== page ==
There were many times while filming The Mole Agent that Alberdi feared Chamy would be discovered as he took not-so-subtle notes while pacing the halls or when he would speak to his boss about the investigation on a speaker phone in common areas. But Chamy was never discovered, leaving the director with the task of coming clean to the nursing home's owners and employees about the real nature of the film. She decided the best place to do so would be at the film's first screening. It turned out they weren't angry about the deceit, but grateful for an accurate portrayal of their workplace.
"As a culture in Latin America, we are in a transition," says Alberdi, who explains that until recently, it was common in Chile that families cared for the elderly at home. But as people move into smaller housing in cities, older adults have been moved out of family homes and into nursing care facilities. "We never establish a bridge between the previous life the [elderly] had and the retirement home," says the filmmaker, who notes that during her time in the nursing home, in-person visits and phone calls were nonexistent.
Celebrated for his 2000 film The Great Dance, South African documentary filmmaker Craig Foster found himself, a decade later, exhausted from the pressures of trying to survive as a documentarian. Feeling a sense of detachment from the outside world as well as the people closest to him, Foster attempted to rekindle his passion for life by free-diving in the freezing temps of the Atlantic, vowing to do so every day for a year. It was there, in the kelp forest outside his home on the Western Cape, that he encountered an octopus that would help him reconnect with life, both above and below the surface.
Foster and his friendship with a cephalopod are the subject of Netflix's first South African nature documentary, directed by first-time South African filmmaker Pippa Ehrlich and British documentarian James Reed. Fellow free-diver and conservation journalist Ehrlich was introduced to Foster's story in early 2017, after diving with the documentarian for about six months. By then, Foster's year with the octopus had come and gone, but the experience had been meticulously documented by Foster and his friend Roger Horrocks, a blue-chip underwater cameraman he would frequently free-dive with. "He hadn't told me much about it, I just knew that he'd had a very meaningful experience with an octopus that he had visited regularly," says Ehrlich. "The opportunity that we had to tell a story that wove feelings and science together in this way felt serendipitous."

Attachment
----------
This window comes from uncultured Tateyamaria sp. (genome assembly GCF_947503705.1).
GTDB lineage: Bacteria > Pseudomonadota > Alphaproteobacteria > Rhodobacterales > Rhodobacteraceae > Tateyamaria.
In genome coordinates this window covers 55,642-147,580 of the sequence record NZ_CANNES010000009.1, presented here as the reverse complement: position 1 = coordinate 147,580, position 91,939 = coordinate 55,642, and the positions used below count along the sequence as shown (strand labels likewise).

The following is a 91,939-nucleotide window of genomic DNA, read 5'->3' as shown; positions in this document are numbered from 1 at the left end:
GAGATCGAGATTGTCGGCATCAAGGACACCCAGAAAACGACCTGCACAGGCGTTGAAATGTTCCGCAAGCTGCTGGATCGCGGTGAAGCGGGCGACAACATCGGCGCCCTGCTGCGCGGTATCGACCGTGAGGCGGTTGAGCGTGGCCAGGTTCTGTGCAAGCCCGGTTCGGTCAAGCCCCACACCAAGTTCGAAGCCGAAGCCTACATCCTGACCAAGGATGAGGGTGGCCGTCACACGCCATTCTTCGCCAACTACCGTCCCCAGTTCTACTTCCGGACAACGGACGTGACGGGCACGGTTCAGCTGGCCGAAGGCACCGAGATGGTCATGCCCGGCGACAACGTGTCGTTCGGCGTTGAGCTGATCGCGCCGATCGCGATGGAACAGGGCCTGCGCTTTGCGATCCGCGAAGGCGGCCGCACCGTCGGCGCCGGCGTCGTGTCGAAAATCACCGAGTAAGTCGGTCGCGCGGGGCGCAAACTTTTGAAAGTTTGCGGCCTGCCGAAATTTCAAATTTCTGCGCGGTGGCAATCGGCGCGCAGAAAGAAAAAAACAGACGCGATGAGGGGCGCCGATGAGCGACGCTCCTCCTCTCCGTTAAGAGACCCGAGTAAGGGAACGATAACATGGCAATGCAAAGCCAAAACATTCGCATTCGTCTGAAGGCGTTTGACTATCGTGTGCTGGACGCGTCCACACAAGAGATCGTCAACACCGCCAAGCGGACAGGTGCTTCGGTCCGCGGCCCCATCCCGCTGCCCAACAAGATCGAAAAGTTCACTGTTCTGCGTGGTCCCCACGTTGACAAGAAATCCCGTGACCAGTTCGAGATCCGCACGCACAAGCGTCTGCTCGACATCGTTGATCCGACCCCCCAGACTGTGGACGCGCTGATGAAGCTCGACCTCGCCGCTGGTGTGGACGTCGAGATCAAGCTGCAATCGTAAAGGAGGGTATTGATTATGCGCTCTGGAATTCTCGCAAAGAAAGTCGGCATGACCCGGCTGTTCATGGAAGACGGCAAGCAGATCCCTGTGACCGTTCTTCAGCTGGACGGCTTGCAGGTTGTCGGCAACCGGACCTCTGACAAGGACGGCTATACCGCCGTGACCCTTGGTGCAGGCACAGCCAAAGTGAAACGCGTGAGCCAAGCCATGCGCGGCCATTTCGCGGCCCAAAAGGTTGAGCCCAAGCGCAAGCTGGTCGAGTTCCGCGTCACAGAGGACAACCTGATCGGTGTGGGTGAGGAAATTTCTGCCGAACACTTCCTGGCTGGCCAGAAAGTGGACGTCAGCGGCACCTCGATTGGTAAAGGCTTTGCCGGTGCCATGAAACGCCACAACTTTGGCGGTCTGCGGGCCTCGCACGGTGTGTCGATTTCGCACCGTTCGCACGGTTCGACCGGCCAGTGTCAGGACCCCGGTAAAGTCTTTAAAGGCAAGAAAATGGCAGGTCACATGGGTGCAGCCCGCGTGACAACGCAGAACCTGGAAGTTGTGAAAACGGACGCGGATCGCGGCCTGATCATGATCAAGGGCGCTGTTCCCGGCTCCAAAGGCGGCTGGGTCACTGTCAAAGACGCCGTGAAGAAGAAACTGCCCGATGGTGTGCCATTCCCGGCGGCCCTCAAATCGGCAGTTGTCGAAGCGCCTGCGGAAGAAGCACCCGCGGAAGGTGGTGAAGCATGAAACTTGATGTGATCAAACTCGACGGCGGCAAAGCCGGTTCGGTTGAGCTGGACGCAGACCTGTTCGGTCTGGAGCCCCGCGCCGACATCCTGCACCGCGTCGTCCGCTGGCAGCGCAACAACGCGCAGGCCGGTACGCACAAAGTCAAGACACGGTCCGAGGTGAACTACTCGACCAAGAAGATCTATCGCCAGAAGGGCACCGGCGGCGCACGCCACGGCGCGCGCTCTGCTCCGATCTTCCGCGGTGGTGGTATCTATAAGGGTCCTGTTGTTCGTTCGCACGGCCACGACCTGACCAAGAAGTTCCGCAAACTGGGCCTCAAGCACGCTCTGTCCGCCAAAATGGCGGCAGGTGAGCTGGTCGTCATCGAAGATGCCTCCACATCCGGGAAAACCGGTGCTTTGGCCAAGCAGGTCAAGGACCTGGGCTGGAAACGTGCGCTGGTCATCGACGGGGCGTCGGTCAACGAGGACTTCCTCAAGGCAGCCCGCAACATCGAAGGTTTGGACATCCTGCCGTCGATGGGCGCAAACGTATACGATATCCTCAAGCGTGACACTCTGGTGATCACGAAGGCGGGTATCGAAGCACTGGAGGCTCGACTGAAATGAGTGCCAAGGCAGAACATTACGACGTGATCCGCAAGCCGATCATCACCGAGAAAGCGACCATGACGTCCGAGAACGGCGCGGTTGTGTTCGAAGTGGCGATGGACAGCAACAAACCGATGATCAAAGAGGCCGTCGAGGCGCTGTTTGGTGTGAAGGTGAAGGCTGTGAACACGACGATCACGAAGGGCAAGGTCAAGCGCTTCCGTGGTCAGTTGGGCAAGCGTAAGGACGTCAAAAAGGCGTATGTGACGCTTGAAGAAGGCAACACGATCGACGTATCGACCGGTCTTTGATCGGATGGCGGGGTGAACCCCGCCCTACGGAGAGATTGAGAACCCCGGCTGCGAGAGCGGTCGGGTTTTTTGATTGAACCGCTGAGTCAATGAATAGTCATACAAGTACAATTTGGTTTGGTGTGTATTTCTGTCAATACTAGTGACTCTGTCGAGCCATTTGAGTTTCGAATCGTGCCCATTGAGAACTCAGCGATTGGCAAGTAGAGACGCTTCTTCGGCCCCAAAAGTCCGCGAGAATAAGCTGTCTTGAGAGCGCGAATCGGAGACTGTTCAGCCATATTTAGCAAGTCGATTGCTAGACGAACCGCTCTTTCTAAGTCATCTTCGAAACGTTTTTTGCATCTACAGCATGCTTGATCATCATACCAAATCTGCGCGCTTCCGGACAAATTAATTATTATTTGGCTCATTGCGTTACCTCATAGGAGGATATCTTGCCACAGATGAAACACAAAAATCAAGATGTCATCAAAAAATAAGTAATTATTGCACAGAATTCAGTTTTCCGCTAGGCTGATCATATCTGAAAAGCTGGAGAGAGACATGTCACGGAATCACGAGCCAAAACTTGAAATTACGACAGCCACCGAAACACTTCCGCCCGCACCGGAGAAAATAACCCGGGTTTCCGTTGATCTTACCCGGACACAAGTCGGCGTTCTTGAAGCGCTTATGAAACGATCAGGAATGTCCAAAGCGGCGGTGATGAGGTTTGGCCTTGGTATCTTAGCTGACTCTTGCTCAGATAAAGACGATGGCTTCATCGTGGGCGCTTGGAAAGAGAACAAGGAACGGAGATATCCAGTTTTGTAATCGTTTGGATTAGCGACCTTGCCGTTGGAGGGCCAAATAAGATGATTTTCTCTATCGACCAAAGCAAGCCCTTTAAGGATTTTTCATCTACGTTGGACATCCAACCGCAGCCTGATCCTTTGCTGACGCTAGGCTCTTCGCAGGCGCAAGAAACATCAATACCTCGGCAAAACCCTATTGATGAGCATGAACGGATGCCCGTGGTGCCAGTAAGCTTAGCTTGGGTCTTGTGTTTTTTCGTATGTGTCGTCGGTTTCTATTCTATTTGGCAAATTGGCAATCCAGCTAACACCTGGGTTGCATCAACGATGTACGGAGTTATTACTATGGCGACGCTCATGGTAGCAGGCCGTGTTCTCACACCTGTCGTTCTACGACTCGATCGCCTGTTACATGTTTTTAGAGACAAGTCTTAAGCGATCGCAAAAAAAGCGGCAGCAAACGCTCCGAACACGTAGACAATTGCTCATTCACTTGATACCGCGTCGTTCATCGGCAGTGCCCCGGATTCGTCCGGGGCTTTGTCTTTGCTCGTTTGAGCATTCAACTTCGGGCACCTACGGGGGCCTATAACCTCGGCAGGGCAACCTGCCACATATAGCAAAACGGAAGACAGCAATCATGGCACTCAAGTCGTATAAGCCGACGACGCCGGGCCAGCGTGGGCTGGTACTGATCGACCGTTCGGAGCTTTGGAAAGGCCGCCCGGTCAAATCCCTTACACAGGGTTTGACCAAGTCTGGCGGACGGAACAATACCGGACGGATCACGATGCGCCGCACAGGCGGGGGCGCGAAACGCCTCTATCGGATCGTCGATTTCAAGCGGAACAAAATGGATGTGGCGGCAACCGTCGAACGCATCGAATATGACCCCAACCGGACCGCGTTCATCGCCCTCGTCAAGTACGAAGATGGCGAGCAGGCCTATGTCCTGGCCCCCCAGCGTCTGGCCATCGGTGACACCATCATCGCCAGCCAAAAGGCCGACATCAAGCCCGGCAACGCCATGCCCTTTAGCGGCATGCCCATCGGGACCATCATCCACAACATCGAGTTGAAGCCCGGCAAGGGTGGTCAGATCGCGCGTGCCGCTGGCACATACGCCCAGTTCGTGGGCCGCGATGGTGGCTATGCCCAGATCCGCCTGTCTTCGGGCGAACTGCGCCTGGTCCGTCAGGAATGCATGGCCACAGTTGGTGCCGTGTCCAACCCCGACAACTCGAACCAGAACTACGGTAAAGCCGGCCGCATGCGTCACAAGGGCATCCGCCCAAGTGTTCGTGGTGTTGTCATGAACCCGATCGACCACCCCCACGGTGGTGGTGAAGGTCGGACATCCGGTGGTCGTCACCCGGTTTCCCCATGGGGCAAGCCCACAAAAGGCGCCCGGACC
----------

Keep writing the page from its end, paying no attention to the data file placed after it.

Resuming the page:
The real challenge for Ehrlich and Foster was going through the hours of material and assembling a narrative that wove together the unlikely parallels of a burned-out documentarian and a common octopus in the Great African Sea Forest. "Our original treatment was much broader, and we probably cut the beginning of that film 50 times," says Ehrlich. "But once we started telling the story of the octopus, the narrative just told itself."
Gianfranco Rosi waited three years to get the shot.
It's a short scene in Notturno, Rosi's new documentary, which is Italy's submission for the 93rd Academy Awards in the best international feature category, as well as a best documentary feature contender. A woman from the Yazidi community of Kurdistan scrolls through audio messages on her phone. "When you hear this, answer me right away or ISIS will be listening." Messages from her daughter, kidnapped by ISIS.
Rosi met the husband of the kidnapped woman when he first went to Iraq to begin work on Notturno, which looks at the devastation wrought by terrorists — as well as local dictators and foreign armies —across Syria, Iraq, Lebanon, and Kurdistan. The man showed the Italian director the cellphone with the voice messages but didn't want to be interviewed on camera.